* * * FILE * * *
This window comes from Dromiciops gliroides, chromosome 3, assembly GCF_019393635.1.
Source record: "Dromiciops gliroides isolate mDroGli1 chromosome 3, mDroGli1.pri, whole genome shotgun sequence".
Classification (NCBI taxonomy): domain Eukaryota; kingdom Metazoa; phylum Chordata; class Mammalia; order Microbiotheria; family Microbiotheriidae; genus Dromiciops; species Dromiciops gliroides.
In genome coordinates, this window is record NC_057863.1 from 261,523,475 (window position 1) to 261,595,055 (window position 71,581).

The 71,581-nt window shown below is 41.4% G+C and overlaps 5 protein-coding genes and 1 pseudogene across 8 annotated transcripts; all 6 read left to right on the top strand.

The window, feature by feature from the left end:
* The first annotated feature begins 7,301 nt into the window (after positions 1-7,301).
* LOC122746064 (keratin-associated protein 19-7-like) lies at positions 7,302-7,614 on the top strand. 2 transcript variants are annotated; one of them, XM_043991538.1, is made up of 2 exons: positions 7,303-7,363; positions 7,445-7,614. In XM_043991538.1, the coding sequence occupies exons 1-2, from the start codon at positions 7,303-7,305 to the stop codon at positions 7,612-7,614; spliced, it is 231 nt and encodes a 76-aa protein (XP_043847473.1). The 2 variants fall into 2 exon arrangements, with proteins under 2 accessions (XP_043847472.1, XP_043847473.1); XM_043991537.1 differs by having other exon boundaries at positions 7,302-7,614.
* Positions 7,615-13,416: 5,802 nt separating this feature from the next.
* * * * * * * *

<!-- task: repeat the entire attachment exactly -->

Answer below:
This window comes from Dromiciops gliroides, chromosome 3, assembly GCF_019393635.1.
Source record: "Dromiciops gliroides isolate mDroGli1 chromosome 3, mDroGli1.pri, whole genome shotgun sequence".
Classification (NCBI taxonomy): domain Eukaryota; kingdom Metazoa; phylum Chordata; class Mammalia; order Microbiotheria; family Microbiotheriidae; genus Dromiciops; species Dromiciops gliroides.
In genome coordinates, this window is record NC_057863.1 from 261,523,475 (window position 1) to 261,595,055 (window position 71,581).

The 71,581-nt window shown below is 41.4% G+C and overlaps 5 protein-coding genes and 1 pseudogene across 8 annotated transcripts; all 6 read left to right on the top strand.

The window, feature by feature from the left end:
* The first annotated feature begins 7,301 nt into the window (after positions 1-7,301).
* LOC122746064 (keratin-associated protein 19-7-like) lies at positions 7,302-7,614 on the top strand. 2 transcript variants are annotated; one of them, XM_043991538.1, is made up of 2 exons: positions 7,303-7,363; positions 7,445-7,614. In XM_043991538.1, the coding sequence occupies exons 1-2, from the start codon at positions 7,303-7,305 to the stop codon at positions 7,612-7,614; spliced, it is 231 nt and encodes a 76-aa protein (XP_043847473.1). The 2 variants fall into 2 exon arrangements, with proteins under 2 accessions (XP_043847472.1, XP_043847473.1); XM_043991537.1 differs by having other exon boundaries at positions 7,302-7,614.
* Positions 7,615-13,416: 5,802 nt separating this feature from the next.